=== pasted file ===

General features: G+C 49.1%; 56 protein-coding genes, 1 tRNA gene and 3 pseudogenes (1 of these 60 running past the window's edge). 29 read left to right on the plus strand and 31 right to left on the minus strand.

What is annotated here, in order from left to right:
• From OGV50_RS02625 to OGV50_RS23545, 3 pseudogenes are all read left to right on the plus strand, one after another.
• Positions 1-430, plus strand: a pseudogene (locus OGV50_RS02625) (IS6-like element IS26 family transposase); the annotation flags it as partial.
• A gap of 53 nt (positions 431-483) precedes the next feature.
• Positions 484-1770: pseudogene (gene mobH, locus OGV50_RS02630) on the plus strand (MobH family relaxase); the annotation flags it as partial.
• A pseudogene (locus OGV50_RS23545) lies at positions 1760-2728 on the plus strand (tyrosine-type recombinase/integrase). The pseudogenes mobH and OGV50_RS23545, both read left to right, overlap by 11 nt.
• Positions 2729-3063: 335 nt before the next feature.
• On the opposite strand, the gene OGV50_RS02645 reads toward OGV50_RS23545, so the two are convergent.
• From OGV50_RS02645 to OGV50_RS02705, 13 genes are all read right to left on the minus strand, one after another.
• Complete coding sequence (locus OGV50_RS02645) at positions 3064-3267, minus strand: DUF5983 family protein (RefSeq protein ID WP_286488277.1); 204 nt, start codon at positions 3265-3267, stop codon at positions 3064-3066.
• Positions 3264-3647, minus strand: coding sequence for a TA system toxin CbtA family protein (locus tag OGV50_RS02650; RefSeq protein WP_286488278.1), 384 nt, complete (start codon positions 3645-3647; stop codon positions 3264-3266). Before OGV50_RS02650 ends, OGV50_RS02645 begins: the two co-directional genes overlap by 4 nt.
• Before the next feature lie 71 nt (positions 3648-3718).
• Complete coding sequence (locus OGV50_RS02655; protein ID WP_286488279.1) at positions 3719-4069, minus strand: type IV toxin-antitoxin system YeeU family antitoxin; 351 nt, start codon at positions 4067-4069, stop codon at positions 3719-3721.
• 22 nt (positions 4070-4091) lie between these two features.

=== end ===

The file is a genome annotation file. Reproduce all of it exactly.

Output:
General features: G+C 49.1%; 56 protein-coding genes, 1 tRNA gene and 3 pseudogenes (1 of these 60 running past the window's edge). 29 read left to right on the plus strand and 31 right to left on the minus strand.

What is annotated here, in order from left to right:
• From OGV50_RS02625 to OGV50_RS23545, 3 pseudogenes are all read left to right on the plus strand, one after another.
• Positions 1-430, plus strand: a pseudogene (locus OGV50_RS02625) (IS6-like element IS26 family transposase); the annotation flags it as partial.
• A gap of 53 nt (positions 431-483) precedes the next feature.
• Positions 484-1770: pseudogene (gene mobH, locus OGV50_RS02630) on the plus strand (MobH family relaxase); the annotation flags it as partial.
• A pseudogene (locus OGV50_RS23545) lies at positions 1760-2728 on the plus strand (tyrosine-type recombinase/integrase). The pseudogenes mobH and OGV50_RS23545, both read left to right, overlap by 11 nt.
• Positions 2729-3063: 335 nt before the next feature.
• On the opposite strand, the gene OGV50_RS02645 reads toward OGV50_RS23545, so the two are convergent.
• From OGV50_RS02645 to OGV50_RS02705, 13 genes are all read right to left on the minus strand, one after another.
• Complete coding sequence (locus OGV50_RS02645) at positions 3064-3267, minus strand: DUF5983 family protein (RefSeq protein ID WP_286488277.1); 204 nt, start codon at positions 3265-3267, stop codon at positions 3064-3066.
• Positions 3264-3647, minus strand: coding sequence for a TA system toxin CbtA family protein (locus tag OGV50_RS02650; RefSeq protein WP_286488278.1), 384 nt, complete (start codon positions 3645-3647; stop codon positions 3264-3266). Before OGV50_RS02650 ends, OGV50_RS02645 begins: the two co-directional genes overlap by 4 nt.
• Before the next feature lie 71 nt (positions 3648-3718).
• Complete coding sequence (locus OGV50_RS02655; protein ID WP_286488279.1) at positions 3719-4069, minus strand: type IV toxin-antitoxin system YeeU family antitoxin; 351 nt, start codon at positions 4067-4069, stop codon at positions 3719-3721.
• 22 nt (positions 4070-4091) lie between these two features.